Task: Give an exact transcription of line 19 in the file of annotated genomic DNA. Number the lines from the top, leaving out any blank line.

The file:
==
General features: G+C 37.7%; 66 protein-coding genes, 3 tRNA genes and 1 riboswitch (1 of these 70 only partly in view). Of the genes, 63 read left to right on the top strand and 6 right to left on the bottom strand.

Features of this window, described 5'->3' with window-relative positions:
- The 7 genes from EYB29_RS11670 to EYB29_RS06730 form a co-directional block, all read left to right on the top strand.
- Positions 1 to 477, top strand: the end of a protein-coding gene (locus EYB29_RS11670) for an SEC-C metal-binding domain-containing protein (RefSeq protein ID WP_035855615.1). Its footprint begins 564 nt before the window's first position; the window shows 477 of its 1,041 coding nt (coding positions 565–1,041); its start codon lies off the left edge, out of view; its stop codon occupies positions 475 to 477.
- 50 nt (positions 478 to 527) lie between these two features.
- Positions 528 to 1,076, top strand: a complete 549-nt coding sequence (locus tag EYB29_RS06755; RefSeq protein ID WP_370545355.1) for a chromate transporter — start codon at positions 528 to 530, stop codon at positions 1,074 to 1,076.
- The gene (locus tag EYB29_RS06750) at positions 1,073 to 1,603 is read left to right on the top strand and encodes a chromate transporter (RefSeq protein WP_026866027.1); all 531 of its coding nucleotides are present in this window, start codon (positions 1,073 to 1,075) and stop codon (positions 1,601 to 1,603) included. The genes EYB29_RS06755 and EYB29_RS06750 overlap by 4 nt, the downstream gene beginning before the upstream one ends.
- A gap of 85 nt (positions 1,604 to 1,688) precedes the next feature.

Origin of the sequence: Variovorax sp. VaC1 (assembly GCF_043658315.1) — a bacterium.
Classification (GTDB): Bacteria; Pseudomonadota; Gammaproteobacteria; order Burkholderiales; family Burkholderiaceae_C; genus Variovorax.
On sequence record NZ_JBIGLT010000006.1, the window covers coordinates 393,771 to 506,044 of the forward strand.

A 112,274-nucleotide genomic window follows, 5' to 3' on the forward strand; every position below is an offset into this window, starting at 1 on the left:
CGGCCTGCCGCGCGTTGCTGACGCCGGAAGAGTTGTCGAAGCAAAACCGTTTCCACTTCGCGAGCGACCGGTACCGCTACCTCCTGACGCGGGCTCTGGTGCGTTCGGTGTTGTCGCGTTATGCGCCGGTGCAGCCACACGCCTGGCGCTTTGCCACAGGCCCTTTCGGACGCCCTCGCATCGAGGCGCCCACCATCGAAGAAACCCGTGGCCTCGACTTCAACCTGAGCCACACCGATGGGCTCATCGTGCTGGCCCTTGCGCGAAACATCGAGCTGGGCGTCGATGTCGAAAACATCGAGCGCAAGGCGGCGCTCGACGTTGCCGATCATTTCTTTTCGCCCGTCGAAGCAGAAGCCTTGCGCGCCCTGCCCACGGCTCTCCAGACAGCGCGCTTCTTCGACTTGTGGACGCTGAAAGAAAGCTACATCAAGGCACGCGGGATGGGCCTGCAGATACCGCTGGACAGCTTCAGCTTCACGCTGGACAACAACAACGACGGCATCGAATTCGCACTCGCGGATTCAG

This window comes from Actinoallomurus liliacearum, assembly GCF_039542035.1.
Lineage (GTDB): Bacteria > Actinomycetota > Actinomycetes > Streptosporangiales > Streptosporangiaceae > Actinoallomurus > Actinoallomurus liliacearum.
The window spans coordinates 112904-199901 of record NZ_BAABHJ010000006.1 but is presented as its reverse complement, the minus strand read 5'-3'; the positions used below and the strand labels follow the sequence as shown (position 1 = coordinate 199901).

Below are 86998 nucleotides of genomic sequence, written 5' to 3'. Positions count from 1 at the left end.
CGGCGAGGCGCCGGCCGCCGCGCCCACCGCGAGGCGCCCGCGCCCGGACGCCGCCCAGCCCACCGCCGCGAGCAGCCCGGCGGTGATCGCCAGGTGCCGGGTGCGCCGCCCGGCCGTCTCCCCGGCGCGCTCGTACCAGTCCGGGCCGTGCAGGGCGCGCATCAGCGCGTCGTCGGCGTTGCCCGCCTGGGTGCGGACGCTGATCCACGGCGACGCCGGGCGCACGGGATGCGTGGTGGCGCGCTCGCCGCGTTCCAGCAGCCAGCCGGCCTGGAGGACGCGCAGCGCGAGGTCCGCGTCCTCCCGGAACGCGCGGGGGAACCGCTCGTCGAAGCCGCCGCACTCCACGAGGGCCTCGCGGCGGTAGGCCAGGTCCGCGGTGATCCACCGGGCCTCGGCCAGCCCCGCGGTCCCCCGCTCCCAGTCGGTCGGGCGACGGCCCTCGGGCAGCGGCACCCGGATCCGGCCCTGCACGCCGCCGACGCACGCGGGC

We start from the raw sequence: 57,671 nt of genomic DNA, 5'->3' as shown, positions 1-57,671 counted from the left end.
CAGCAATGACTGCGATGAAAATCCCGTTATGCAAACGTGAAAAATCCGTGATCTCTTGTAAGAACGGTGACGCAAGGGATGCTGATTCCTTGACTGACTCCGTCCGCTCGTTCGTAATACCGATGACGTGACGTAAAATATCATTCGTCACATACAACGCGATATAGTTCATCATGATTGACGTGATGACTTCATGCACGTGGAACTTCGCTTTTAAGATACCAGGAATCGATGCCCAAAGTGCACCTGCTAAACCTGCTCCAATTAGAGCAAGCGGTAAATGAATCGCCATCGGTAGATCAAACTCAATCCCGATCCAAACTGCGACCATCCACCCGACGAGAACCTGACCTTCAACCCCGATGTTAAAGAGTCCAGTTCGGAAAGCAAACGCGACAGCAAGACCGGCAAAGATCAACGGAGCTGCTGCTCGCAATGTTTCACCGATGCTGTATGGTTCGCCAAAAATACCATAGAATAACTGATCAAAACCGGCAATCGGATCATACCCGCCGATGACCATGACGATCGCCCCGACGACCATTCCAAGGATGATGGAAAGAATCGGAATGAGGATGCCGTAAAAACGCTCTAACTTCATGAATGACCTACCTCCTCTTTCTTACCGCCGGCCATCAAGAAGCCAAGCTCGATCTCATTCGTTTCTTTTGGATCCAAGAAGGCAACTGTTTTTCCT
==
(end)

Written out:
We start from the raw sequence: 57,671 nt of genomic DNA, 5'->3' as shown, positions 1-57,671 counted from the left end.